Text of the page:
Published in September 2015, Bob Crane: The Definitive Biography contains the first-hand testimonies, memories, and recollections from 200 prominent individuals from Bob Crane's life. Family, friends as far back as grade school, and coworkers in radio, television (including many from Hogan's Heroes), theatre, and film have helped tell his complete story. In addition, the hard cover edition contains more than 200 rare family and professional photographs, some never before published or seen by the public until now. Discover the truth! If you think you know Bob Crane before reading this book, you don't know him at all. Author profits will be donated to various charities in Bob's memory.
Official Statement about the Re-Investigation of Bob Crane's Murder (11/23/16)
"We—my coauthors and I, members of Bob Crane's family, his friends, and his colleagues—are always hopeful that one day, the true identity of Bob's murderer will be known and justice can be served. However, this recent investigation did not reveal any groundbreaking information or provide a resolution, and the subsequent media coverage did nothing more than bring unnecessary heartache to many who knew, loved, and cared about Bob. We do not discuss or endorse any speculative theories as to who may have committed the crime. We encourage those who want to know more about Bob Crane to discover his complete and true life story in Bob Crane: The Definitive Biography. All author profits are being donated to various charities in Bob's memory."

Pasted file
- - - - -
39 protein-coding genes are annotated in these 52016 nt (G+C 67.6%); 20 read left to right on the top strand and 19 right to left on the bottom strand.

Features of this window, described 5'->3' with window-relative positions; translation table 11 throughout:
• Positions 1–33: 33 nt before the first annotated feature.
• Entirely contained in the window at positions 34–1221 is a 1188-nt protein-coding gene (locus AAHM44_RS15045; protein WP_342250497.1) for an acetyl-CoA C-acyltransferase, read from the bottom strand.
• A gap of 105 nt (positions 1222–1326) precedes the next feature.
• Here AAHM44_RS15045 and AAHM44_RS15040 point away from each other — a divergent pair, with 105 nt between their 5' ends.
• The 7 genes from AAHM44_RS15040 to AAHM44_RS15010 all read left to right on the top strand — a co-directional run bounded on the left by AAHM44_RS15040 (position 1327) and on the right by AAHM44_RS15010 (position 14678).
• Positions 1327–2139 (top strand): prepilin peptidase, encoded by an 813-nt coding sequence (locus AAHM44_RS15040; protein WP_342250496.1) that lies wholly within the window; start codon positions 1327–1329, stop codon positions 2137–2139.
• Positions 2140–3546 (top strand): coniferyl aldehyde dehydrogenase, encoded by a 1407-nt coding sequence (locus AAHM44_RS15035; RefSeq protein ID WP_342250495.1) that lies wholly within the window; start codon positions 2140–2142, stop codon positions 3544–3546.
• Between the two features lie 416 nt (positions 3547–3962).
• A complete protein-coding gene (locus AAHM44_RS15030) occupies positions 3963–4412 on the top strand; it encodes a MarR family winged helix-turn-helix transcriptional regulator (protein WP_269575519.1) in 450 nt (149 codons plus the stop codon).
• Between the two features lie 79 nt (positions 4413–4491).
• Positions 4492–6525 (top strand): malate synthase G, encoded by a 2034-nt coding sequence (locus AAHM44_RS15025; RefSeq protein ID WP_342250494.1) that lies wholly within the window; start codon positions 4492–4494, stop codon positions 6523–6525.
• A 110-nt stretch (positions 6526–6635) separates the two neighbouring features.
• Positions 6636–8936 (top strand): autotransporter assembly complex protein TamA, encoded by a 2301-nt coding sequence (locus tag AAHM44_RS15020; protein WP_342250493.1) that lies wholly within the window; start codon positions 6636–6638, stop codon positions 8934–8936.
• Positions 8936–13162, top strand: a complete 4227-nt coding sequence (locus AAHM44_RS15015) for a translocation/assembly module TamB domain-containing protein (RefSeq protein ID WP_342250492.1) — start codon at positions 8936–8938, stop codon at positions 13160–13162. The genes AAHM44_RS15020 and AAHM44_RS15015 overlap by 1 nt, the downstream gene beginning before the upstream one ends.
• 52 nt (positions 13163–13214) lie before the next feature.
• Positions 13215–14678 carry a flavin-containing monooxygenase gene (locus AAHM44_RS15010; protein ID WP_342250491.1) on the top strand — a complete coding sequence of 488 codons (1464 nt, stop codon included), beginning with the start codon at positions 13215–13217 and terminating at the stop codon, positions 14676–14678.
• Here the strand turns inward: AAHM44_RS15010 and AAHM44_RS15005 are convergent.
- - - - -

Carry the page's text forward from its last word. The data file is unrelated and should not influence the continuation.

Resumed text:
—Carol Ford, author, Bob Crane: The Definitive Biography

Monday, August 8, 2011

Off We Go, Into the Wild Blue Yonder! Bob Crane Flies First Class with U.S. Air Force

Bob Crane, geared up and ready for his
flight from Los Angeles to Davis Monthan
Air Force Base near Tucson, AZ.
July 1967 / World Wide Photo.
When an actor prepares for a role, it is imperative that he or she gets into the character and really feels and understands the part. Without question, Bob Crane did fit the part of Colonel Hogan very well, and many believe it was a role he was born to play. The character of Hogan was that of an officer in the U.S. Army Air Force, and several scenes from Hogan's Heroes show Hogan piloting an aircraft, including a U.S Army Air Force P-51 Mustang. Bob prepared rigorously for his role as Hogan, and when the opportunity arose for him to climb aboard a real jet fighter as a passenger courtesy of the U.S. Air Force, he jumped at the chance.

Bob, who often donated much of his spare time to charity or speaking at various events, had been invited by the U.S. Air Force in July 1967 to speak at an officers' dinner at the Davis Monthan Air Force Base near Tucson, AZ. His flight from Los Angeles was not aboard a commercial jet liner, however. Crane arrived at the Air Force Base via a T-33 Jet Fighter, piloted by then Captain Jerry Chipman (now Colonel) of the 4080th Strategic Reconnaissance Wing.

Bob Crane climbs aboard the U.S. Air Force's
T-33 Jet Fighter. July 1967 / World Wide Photo.
Colonel Chipman states, “I remember the occasion very well. I had taken a flying helmet and oxygen mask for Bob to use on the return trip from LAX. The helmet was slightly small, which caused some discomfort. However, Bob endured the flight and presented a great talk to his military audience. I enjoyed meeting him and would strongly support his nomination to the National Radio Hall of Fame.”

According to press releases of the event, Bob was given every flight maneuver possible, and after landing, he emerged "with butterflies in the stomach and a grin on the face." It had been his first ride in the cockpit of a jet fighter.

1 comment:

  1. i wouldn't think he would do something like this!
    he's very brave.i know i wouldn't do it.


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